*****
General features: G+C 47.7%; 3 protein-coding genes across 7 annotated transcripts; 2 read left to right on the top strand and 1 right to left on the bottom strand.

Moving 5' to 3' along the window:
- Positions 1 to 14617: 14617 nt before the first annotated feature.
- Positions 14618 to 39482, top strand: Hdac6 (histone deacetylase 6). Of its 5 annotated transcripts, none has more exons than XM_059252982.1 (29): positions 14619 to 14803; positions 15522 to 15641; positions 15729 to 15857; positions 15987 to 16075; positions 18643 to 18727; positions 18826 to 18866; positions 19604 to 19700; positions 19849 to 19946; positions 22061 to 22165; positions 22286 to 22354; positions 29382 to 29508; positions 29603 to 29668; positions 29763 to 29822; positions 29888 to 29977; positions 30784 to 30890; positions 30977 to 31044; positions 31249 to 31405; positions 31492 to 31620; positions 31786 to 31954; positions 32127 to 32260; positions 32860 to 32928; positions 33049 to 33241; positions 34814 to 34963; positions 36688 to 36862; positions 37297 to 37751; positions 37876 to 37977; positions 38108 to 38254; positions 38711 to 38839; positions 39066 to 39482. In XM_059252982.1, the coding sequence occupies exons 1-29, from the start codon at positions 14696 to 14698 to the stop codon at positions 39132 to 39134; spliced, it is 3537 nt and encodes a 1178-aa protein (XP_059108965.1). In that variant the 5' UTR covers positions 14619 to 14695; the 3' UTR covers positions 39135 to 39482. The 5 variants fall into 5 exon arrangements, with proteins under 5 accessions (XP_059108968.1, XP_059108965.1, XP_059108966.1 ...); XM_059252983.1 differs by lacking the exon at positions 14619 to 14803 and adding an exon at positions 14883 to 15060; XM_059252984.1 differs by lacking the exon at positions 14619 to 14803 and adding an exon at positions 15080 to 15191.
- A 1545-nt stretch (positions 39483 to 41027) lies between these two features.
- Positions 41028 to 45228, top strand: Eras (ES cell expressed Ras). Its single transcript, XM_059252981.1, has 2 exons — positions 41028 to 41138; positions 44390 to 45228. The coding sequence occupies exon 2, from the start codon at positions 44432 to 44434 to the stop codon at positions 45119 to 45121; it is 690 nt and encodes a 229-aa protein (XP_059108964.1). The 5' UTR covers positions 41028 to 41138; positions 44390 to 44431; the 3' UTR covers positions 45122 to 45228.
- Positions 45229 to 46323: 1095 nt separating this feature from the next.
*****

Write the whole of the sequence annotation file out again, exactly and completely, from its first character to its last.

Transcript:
General features: G+C 47.7%; 3 protein-coding genes across 7 annotated transcripts; 2 read left to right on the top strand and 1 right to left on the bottom strand.

Moving 5' to 3' along the window:
- Positions 1 to 14617: 14617 nt before the first annotated feature.
- Positions 14618 to 39482, top strand: Hdac6 (histone deacetylase 6). Of its 5 annotated transcripts, none has more exons than XM_059252982.1 (29): positions 14619 to 14803; positions 15522 to 15641; positions 15729 to 15857; positions 15987 to 16075; positions 18643 to 18727; positions 18826 to 18866; positions 19604 to 19700; positions 19849 to 19946; positions 22061 to 22165; positions 22286 to 22354; positions 29382 to 29508; positions 29603 to 29668; positions 29763 to 29822; positions 29888 to 29977; positions 30784 to 30890; positions 30977 to 31044; positions 31249 to 31405; positions 31492 to 31620; positions 31786 to 31954; positions 32127 to 32260; positions 32860 to 32928; positions 33049 to 33241; positions 34814 to 34963; positions 36688 to 36862; positions 37297 to 37751; positions 37876 to 37977; positions 38108 to 38254; positions 38711 to 38839; positions 39066 to 39482. In XM_059252982.1, the coding sequence occupies exons 1-29, from the start codon at positions 14696 to 14698 to the stop codon at positions 39132 to 39134; spliced, it is 3537 nt and encodes a 1178-aa protein (XP_059108965.1). In that variant the 5' UTR covers positions 14619 to 14695; the 3' UTR covers positions 39135 to 39482. The 5 variants fall into 5 exon arrangements, with proteins under 5 accessions (XP_059108968.1, XP_059108965.1, XP_059108966.1 ...); XM_059252983.1 differs by lacking the exon at positions 14619 to 14803 and adding an exon at positions 14883 to 15060; XM_059252984.1 differs by lacking the exon at positions 14619 to 14803 and adding an exon at positions 15080 to 15191.
- A 1545-nt stretch (positions 39483 to 41027) lies between these two features.
- Positions 41028 to 45228, top strand: Eras (ES cell expressed Ras). Its single transcript, XM_059252981.1, has 2 exons — positions 41028 to 41138; positions 44390 to 45228. The coding sequence occupies exon 2, from the start codon at positions 44432 to 44434 to the stop codon at positions 45119 to 45121; it is 690 nt and encodes a 229-aa protein (XP_059108964.1). The 5' UTR covers positions 41028 to 41138; positions 44390 to 44431; the 3' UTR covers positions 45122 to 45228.
- Positions 45229 to 46323: 1095 nt separating this feature from the next.